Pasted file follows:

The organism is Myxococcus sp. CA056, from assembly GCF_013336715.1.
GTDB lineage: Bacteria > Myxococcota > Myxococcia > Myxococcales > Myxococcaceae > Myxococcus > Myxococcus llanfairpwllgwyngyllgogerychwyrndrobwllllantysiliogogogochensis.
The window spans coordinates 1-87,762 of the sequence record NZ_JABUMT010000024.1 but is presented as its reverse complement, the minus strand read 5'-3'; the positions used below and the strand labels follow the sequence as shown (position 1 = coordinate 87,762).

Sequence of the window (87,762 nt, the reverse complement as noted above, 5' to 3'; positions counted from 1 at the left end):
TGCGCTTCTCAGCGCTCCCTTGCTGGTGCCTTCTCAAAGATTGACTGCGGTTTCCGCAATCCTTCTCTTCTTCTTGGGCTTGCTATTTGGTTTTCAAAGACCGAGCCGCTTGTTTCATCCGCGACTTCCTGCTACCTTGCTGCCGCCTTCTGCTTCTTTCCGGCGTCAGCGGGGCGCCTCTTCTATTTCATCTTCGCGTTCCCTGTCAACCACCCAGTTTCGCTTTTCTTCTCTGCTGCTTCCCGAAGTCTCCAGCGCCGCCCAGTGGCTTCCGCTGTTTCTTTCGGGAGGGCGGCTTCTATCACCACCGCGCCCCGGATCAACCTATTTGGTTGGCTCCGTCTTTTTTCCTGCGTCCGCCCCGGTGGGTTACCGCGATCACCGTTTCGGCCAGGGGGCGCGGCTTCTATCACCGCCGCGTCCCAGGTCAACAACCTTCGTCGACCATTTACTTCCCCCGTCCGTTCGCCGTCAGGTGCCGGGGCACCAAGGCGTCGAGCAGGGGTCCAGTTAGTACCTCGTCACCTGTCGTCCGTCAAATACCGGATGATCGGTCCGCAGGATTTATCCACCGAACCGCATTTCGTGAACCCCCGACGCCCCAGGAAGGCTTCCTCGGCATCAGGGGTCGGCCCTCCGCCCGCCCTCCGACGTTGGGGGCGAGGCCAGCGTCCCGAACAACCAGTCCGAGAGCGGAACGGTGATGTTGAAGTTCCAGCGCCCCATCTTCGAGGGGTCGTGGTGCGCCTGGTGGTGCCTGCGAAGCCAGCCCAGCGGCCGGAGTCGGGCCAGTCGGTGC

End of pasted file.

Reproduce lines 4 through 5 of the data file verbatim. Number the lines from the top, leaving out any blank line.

Sequence of the window (87,762 nt, the reverse complement as noted above, 5' to 3'; positions counted from 1 at the left end):
TGCGCTTCTCAGCGCTCCCTTGCTGGTGCCTTCTCAAAGATTGACTGCGGTTTCCGCAATCCTTCTCTTCTTCTTGGGCTTGCTATTTGGTTTTCAAAGACCGAGCCGCTTGTTTCATCCGCGACTTCCTGCTACCTTGCTGCCGCCTTCTGCTTCTTTCCGGCGTCAGCGGGGCGCCTCTTCTATTTCATCTTCGCGTTCCCTGTCAACCACCCAGTTTCGCTTTTCTTCTCTGCTGCTTCCCGAAGTCTCCAGCGCCGCCCAGTGGCTTCCGCTGTTTCTTTCGGGAGGGCGGCTTCTATCACCACCGCGCCCCGGATCAACCTATTTGGTTGGCTCCGTCTTTTTTCCTGCGTCCGCCCCGGTGGGTTACCGCGATCACCGTTTCGGCCAGGGGGCGCGGCTTCTATCACCGCCGCGTCCCAGGTCAACAACCTTCGTCGACCATTTACTTCCCCCGTCCGTTCGCCGTCAGGTGCCGGGGCACCAAGGCGTCGAGCAGGGGTCCAGTTAGTACCTCGTCACCTGTCGTCCGTCAAATACCGGATGATCGGTCCGCAGGATTTATCCACCGAACCGCATTTCGTGAACCCCCGACGCCCCAGGAAGGCTTCCTCGGCATCAGGGGTCGGCCCTCCGCCCGCCCTCCGACGTTGGGGGCGAGGCCAGCGTCCCGAACAACCAGTCCGAGAGCGGAACGGTGATGTTGAAGTTCCAGCGCCCCATCTTCGAGGGGTCGTGGTGCGCCTGGTGGTGCCTGCGAAGCCAGCCCAGCGGCCGGAGTCGGGCCAGTCGGTGC